An Istanbul court sentences Turkish-Armenian Sevan Nişanyan to more than a year in prison; the day after, the blogger vowed to appeal.
Sevan Nisanyan accused Turkey's government of political persecution, saying in a CNN phone interview that it appears that the government may have felt that he overstepped boundaries after publicly attacking the Islamist establishment. For Nisanyan, a human rights activist, and a member of the country's tiny Armenian ethnic minority, things may have gotten worse because no Armenian in a Muslim country has ever done what he did, making his actions seem impudent.
Turkey's Anatolian Agency stated that Nisanyan was sentenced to one year and 45 days in prison because he has openly vilified the religious values that are shared by a portion of the population. Turkey is a country where majority of the population practices Islam. Ninsanyan's jail sentence was originally a 9-month jail sentence but according to Anatolian, the crime was committed publicly, which is why the sentence was extended.
According to Nisanyan, the Istanbul court cited a passage in a blog published on September 2012, referring to the worldwide uproar brought by the "Innocence of Muslims.", a cheaply made Hollywood film showcasing anti-Islamist sentiments. The film poked fun at Prophet Mohammed, the most revered figured in the religion. The prime minister denounced the film, saying that it is "Islamophobic".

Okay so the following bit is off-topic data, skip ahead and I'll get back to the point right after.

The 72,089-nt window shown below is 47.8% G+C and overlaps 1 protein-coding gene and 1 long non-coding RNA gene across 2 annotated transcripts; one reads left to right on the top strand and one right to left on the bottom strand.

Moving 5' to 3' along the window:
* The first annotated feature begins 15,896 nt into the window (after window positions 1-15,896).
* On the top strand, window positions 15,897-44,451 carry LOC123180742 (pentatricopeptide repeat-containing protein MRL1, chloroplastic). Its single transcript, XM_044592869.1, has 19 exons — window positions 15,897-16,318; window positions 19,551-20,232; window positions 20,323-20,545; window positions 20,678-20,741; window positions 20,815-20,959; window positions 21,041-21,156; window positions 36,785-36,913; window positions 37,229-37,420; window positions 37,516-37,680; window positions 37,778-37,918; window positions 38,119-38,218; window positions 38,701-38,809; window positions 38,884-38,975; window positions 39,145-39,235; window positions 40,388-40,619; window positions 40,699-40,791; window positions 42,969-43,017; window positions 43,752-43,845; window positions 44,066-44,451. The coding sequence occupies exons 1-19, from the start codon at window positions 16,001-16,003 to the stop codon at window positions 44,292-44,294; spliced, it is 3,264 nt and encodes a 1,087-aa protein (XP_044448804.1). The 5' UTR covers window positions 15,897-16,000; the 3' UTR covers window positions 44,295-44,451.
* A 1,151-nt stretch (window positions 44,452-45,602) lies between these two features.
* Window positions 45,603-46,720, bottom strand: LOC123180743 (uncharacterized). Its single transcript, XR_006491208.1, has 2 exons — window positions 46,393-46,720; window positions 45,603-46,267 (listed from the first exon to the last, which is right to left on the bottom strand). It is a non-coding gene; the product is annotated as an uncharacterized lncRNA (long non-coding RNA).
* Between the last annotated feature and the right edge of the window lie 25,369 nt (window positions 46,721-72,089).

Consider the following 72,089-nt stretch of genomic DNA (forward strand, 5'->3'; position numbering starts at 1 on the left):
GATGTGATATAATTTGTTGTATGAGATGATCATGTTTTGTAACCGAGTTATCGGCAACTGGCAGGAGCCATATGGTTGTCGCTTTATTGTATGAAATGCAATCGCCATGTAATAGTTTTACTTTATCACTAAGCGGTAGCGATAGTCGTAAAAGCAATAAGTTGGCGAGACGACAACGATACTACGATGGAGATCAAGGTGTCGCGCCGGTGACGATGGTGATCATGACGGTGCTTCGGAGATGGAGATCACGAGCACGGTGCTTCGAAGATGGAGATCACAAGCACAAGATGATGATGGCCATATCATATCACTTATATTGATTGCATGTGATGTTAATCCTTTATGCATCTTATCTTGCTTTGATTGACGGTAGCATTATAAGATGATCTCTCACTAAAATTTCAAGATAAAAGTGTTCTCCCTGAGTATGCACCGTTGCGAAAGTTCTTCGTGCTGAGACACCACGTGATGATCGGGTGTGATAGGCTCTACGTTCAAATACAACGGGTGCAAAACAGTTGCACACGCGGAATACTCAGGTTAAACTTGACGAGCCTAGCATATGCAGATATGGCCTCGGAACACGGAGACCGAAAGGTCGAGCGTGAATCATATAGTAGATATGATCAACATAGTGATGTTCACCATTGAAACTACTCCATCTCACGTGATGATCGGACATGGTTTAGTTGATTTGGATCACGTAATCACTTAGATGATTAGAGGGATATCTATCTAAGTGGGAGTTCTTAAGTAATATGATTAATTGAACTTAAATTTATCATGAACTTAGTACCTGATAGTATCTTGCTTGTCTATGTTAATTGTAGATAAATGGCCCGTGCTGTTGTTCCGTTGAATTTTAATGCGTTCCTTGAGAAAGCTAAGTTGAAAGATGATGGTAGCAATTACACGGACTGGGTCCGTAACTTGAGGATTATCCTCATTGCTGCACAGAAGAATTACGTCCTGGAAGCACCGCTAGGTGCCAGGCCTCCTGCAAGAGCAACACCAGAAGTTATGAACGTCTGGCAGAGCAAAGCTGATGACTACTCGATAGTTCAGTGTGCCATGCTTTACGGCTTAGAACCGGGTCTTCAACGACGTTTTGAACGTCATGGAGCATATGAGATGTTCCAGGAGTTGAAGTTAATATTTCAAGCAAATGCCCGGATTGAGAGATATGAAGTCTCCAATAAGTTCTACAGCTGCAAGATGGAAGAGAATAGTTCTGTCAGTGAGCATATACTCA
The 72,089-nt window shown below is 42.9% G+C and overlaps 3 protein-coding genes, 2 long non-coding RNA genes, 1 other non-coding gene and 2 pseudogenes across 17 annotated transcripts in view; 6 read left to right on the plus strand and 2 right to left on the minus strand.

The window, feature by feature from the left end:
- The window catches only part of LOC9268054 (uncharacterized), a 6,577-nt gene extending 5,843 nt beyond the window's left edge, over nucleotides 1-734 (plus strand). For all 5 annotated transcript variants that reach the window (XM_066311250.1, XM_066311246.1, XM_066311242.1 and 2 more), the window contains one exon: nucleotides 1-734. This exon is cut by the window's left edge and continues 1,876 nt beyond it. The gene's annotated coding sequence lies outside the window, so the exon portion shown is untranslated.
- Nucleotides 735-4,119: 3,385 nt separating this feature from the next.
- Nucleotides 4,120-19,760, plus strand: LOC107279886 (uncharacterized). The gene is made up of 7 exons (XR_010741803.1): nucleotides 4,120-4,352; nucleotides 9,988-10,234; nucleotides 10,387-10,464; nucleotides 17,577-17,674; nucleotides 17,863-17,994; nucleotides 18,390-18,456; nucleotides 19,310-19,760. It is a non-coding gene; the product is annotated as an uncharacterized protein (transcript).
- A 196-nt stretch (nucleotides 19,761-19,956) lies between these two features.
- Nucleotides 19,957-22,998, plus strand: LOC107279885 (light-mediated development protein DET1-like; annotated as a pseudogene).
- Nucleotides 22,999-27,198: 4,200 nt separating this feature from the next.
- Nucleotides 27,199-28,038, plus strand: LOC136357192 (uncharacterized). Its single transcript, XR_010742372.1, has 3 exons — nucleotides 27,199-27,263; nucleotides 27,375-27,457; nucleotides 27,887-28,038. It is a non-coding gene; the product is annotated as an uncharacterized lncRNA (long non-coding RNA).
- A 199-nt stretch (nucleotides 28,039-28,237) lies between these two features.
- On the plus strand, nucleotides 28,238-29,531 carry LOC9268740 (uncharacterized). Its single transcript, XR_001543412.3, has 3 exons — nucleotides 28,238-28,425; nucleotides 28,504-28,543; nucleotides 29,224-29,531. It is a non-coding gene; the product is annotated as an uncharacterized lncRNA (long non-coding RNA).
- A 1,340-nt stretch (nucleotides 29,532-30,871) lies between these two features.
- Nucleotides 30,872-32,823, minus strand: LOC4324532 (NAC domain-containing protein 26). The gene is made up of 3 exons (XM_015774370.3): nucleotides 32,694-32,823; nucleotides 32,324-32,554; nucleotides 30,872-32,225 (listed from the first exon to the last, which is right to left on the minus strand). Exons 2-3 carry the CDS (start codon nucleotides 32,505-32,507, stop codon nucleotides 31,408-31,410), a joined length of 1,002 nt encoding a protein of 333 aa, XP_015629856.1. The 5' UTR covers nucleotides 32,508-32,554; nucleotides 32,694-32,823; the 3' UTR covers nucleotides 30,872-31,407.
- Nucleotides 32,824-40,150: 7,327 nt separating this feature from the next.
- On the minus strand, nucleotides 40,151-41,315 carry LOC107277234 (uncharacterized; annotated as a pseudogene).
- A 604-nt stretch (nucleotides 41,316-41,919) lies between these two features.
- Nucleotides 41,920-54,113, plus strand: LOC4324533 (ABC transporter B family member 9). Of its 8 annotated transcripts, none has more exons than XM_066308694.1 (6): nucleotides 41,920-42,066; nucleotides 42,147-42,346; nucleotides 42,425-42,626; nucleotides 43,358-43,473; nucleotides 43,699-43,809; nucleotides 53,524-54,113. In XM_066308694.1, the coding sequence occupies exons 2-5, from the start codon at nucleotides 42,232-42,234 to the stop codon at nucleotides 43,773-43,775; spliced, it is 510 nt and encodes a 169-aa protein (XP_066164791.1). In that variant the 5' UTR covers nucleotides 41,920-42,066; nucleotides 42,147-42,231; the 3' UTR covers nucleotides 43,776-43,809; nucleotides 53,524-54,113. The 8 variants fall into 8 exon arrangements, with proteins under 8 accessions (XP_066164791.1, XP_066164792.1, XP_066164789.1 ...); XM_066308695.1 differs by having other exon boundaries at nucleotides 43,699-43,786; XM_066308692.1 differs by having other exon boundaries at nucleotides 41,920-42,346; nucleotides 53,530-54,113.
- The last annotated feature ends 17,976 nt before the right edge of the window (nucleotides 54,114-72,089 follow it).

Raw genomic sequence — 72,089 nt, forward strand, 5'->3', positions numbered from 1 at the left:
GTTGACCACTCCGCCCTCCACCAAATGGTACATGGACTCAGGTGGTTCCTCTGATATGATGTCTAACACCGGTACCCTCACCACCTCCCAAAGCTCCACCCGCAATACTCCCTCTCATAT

Nisanyan published the passage in question in English. The passage essentially states that it should not be a hate crime to ridicule a leader who have, hundreds of years ago, claimed that he can talk with a god, and then proceeded to profit politically, sexually and economically from that. The blogger insists that his speaking out is just freedom of expression, plain and simple.
Since the publication of the blog post, Nisanyan claimed that prosecutors have already taken him to three separate courts across the country.
Nisanyan did not get help from an attorney and he represented himself at Istanbul's criminal court. He acknowledged that in his statement to the court, he did take a confrontational approach, saying that no one should be put on trial just for discussing a religious figure's historical background.
Nisanyan insisted that it is an indisputable fact that Muhammed was a lowly merchant who acquired political power and the means to fund a considerable army, and profited sexually because of claiming that he has established contact with a god.
In the CNN interview, Nisanyan acknowledged that what he said may make things worse, but that his actions were deliberate.